Energy
0

North Sea Forties Pipeline System Fully Operational

The shutdown occurred on Dec. 11.The shutdown occurred on Dec. 11.

The North Sea’s Forties Pipeline System—one of the world’s most important crude oil conduits—is fully back in business after being shut earlier this month due to the discovery of a hairline crack.

“Ineos confirms the Forties Pipeline System is fully operational,” operator Ineos AG said on Saturday in a statement. “All restrictions on the flow of oil and gas from platforms feeding into the pipeline system have been lifted and virtually all platforms are now on line," Bloomberg reported.

The company also said a force majeure declared Dec. 13 has been lifted and that crude oil loadings from the Hound Point Terminal in Scotland are expected to resume this weekend. Force majeure is a legal measure that protects suppliers when they can’t fulfill contractual obligations for reasons beyond their control.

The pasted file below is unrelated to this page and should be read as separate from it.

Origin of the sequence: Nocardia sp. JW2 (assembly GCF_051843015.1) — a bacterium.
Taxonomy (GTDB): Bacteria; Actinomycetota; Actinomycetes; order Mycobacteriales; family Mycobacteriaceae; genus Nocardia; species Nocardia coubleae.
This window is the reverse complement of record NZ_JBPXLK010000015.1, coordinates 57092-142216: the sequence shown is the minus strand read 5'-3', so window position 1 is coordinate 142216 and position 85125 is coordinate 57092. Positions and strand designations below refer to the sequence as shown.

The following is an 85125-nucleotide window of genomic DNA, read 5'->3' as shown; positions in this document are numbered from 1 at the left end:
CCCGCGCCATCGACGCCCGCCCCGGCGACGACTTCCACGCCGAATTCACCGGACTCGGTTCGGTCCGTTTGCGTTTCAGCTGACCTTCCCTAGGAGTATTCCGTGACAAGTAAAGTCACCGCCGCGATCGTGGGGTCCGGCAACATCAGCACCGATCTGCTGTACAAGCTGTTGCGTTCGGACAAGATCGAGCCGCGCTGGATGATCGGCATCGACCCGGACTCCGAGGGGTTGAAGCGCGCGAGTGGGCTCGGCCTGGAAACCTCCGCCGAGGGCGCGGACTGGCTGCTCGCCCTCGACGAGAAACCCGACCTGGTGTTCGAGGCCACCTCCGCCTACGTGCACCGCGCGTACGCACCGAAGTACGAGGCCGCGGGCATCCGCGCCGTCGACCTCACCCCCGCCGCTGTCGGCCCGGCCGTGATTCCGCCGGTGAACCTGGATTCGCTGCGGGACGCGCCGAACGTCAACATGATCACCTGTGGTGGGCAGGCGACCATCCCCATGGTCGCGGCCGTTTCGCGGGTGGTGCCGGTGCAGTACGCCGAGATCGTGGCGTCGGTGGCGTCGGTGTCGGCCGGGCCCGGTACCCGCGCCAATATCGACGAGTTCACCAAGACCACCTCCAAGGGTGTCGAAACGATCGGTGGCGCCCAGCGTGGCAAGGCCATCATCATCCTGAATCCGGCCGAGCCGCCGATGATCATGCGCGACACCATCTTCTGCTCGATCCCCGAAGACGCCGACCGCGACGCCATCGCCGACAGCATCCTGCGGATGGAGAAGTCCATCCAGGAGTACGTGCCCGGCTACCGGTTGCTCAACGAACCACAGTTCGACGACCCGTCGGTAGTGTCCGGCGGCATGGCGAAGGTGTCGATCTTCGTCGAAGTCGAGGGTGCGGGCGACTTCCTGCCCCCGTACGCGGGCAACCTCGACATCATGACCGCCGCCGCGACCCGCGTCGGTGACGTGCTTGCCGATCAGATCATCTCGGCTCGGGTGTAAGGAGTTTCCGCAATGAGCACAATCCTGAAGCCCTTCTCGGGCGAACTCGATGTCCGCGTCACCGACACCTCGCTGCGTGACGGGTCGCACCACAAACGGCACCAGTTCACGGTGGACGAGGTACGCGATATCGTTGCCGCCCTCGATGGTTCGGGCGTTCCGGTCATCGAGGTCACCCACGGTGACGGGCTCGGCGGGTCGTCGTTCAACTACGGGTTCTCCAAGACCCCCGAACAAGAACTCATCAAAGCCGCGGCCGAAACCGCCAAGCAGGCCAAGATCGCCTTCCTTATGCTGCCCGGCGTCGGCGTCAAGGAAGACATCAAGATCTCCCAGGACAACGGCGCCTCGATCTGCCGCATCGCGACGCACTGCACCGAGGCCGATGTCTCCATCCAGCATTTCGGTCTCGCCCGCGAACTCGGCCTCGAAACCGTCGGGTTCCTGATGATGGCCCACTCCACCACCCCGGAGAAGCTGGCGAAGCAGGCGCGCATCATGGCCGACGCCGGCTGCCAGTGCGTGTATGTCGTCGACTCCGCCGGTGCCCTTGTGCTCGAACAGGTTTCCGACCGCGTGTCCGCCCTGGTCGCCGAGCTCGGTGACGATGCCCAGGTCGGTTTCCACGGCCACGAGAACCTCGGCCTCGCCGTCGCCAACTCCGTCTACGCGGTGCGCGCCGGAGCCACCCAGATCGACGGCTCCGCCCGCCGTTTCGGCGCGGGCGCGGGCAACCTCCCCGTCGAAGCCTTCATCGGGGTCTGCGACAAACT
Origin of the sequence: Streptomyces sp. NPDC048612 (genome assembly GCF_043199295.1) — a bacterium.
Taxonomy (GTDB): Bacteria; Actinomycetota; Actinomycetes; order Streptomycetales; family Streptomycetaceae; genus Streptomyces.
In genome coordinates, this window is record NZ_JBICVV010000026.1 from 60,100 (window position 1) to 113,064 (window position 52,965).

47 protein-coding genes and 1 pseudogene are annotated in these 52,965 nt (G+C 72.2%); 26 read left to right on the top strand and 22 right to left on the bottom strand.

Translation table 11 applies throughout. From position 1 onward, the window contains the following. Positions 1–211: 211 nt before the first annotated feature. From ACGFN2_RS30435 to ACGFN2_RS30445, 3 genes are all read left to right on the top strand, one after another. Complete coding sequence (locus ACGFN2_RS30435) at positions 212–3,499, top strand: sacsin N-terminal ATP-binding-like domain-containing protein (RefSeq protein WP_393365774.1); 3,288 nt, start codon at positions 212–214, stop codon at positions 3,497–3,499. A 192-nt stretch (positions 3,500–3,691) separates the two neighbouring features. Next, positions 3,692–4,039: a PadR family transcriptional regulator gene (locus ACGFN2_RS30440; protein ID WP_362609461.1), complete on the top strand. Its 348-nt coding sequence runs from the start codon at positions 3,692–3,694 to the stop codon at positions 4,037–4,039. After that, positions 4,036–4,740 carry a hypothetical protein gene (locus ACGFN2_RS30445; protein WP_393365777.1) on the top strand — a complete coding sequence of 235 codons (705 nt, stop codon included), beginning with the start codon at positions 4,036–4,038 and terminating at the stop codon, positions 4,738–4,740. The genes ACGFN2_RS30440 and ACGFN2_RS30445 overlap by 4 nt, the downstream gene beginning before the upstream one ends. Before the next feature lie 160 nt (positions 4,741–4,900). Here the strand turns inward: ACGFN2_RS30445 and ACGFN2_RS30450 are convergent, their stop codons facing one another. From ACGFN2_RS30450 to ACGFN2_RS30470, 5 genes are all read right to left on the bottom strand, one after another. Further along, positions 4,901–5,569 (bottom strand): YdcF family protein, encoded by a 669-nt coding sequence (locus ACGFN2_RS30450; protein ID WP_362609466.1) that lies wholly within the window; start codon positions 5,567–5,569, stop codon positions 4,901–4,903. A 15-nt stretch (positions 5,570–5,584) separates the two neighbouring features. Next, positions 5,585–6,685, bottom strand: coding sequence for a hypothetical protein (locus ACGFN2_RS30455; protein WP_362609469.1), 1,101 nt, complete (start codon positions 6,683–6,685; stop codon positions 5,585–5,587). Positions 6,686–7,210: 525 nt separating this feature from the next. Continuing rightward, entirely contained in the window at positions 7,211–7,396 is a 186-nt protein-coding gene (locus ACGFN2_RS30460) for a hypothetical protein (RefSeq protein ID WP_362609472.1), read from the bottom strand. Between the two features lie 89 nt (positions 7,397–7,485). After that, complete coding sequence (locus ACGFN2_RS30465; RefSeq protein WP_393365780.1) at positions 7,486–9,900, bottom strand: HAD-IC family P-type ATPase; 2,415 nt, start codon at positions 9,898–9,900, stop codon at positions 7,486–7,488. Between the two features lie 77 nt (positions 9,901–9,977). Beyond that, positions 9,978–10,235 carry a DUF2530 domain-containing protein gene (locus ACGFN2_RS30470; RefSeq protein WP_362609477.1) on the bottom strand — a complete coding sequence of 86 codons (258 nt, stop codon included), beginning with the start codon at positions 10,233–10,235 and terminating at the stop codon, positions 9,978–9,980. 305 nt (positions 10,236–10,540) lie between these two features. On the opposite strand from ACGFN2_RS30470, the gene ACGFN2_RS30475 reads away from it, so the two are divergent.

The completion of repair work and the reopening of the pipeline system, commonly known as FPS, means the network can resume operations as normal heading into the New Year. More than 80 fields feed into the Forties Pipeline System, which Ineos purchased from BP Plc earlier this year. About 450,000 barrels of oil a day flow through the pipeline when it is operating normally.

Following the FPS shutdown on Dec. 11, Ineos said it would take two to four weeks to bring the pipeline system back into service.

The company earlier this week announced that it had lifted all restrictions on the flow of oil and natural gas platforms feeding into the system and that normal rates would resume around the New Year. Some of the larger fields had also resumed production.

"The Kinneil processing plant linked to the pipeline has now restarted and all products are in specification," Ineos said.

The crude oil tanker Antonis was scheduled to arrive at Hound Point on Saturday, according to ship-tracking data compiled by Bloomberg, though it’s not clear whether the vessel will be the first to load as flows return to normal.

Add new comment

Read our comment policy before posting your viewpoints

Financialtribune.com